In the fifth and final stage of a singing lesson the focus shifts fully from the teacher to the student. This is often overlooked by singing teachers but it’s one of the most crucial for the student. When you’ve gone through the Listen, Diagnose, Choose and Explore stages, you’ve come up with the perfect exercise for that task, that day with that student. You try it out and it works! Congratulations! Now on to the next thing.
Stop right there.
You’re doing the student a disservice. You may think your student has got it, but there’s a learning reality that you are ignoring, and the lesson will nosedive if you don’t include it. And I’m just as guilty as the next person.
I’ve been a professional vocal coach for 40 years. I started at Opera North and Scottish Opera, moved into theatre in multiple West End productions, and coached in various conservatoires and institutes around the country.
I was very successful at getting people “performance-ready” by the end of the session. And that involved tackling seven or eight problems in an hour and giving a lot of instructions to the singer. I was very good at diagnosing so I’d solve the first problem, get them to sing it once with the correction and move on to the next one. It was a packed lesson every time (and I was exhausted at the end of the day from the level of concentration and energy I was using).
But I noticed I talked and demonstrated a lot in lessons. Then I noticed the singers weren’t retaining everything I was telling them. My first thought was to blame the singer. After all, I was very clear in my instructions, and they worked in the lesson.
But the more I thought about it, the more I realised there was a learning reality I had missed.
Do versus experience
The teacher might know from experience that the technique works, but the student doesn’t. When a student tries something for the first time, they aren’t aware of the effects. They are busy following your instructions and are focusing on them internally. It’s like their brain is in “do” mode and can’t experience.
“Do” and “experience” are very different things. Remember learning to drive a car? You were essentially in charge of a 2-ton mobile wrecking ball. You HAD to concentrate on doing things you’d not done before, which foot does what, which button or stick controls which thing, what everyone else on the road is doing, and what the instructor is telling you.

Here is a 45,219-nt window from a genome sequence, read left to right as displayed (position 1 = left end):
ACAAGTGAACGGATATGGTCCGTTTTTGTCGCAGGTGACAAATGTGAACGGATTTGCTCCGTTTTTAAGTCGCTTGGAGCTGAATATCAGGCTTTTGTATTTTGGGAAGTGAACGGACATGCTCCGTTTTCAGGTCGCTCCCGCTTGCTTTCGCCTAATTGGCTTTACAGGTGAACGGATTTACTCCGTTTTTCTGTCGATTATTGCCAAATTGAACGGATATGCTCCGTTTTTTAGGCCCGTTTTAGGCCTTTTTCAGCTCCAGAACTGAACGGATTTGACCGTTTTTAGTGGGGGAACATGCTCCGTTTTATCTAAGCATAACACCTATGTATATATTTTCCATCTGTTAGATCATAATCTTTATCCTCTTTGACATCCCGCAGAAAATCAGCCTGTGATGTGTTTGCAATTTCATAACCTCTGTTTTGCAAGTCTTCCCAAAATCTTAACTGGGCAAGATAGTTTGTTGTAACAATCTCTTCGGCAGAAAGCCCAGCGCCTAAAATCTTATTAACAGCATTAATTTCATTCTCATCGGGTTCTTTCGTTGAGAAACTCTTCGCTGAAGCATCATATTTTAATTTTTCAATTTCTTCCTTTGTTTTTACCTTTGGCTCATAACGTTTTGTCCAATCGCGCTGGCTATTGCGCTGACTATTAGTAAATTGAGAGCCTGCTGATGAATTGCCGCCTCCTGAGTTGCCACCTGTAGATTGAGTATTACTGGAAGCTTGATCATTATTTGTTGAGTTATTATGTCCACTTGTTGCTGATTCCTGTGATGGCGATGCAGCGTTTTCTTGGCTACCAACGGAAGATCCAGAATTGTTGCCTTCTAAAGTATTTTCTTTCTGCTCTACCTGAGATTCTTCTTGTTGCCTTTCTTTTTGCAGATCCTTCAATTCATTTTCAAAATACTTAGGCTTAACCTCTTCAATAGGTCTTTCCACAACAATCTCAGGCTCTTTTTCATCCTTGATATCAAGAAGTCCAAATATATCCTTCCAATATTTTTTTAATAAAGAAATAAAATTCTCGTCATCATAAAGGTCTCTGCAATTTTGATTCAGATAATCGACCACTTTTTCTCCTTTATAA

In my own driving test, I got stuck in the middle of the road turning at traffic lights, with a blue-lighted, siren-full-on ambulance coming directly at me at speed. I decided the best thing I could do was not stall the car, to sit exactly where I was and let the ambulance go around me. I passed my test!
Now when I drive I’m not consciously aware of all those things I used to concentrate on. I can enjoy the drive, or the conversation, or the radio. Gillyanne and I even made a reel about driving, relationships and beliefs relating to singing lessons (check it out here).
How many repetitions to embed?
Your student is in a similar situation. You give them an instruction and they MUST concentrate on the instruction to follow it. They have very little brain processing capacity left for analysing the effect. So on the first go they rely on your feedback. On the second go, they might focus instead on the effect that you told them happened, and mess up because they’re not focusing on the instruction any more. It takes AT LEAST three repetitions for the singer to experience the instruction and the outcome together. And more repetitions are better.
So rather than “it worked, let’s move on”, start saying “That worked, let’s repeat and embed”. And weirdly, there’s very little more for you to do. The ideal experience for the student during the “repeat and embed” stage is for you to say nothing. Any instruction you give will bring them back out of experiencing and put them back to the first repetition. So the more you correct and encourage, the longer it’ll take. Stop talking!
This is completely counterintuitive for a lot of singing teachers.
“But I’m not earning my money if I don’t say anything”.
“But I spotted something that would just take a moment to correct”.
“But they’re not doing it right”.
And the answers in order are “Yes you are” “No it wouldn’t” and “Let them find out for themselves”.
The Embed stage has completely changed the way I work with my clients. I talk less, I sing less, they sing more, they understand more, they experience faster, they embed MUCH quicker and the embedding lasts longer. They are more appreciative (which is lovely) and more likely to recommend or rebook. And I get real job satisfaction
So there you have it. Listen, Diagnose, Choose, Explore, Embed. The five stages of a great lesson for any singing teacher, vocal coach or group leader.
And if you hadn’t gathered it already, all five apply to life in general and relationships too. But that’s another blog post!
If you want to learn more about the five stages yourself, and watch us include them in lessons, check out the 12 Hours and 12 MORE Hours courses to experience how we do it. Or come on the Accreditation Gateway course and experience them yourself in action on YOUR lessons.
For the best self-guided learning, check out the Vocal Process Learning Lounge – 20+ years of vocal coaching resources (over 600 videos) for less than the price of one private singing lesson. Click on the link and choose a Level https://vocalprocess.co.uk/learning-lounge/
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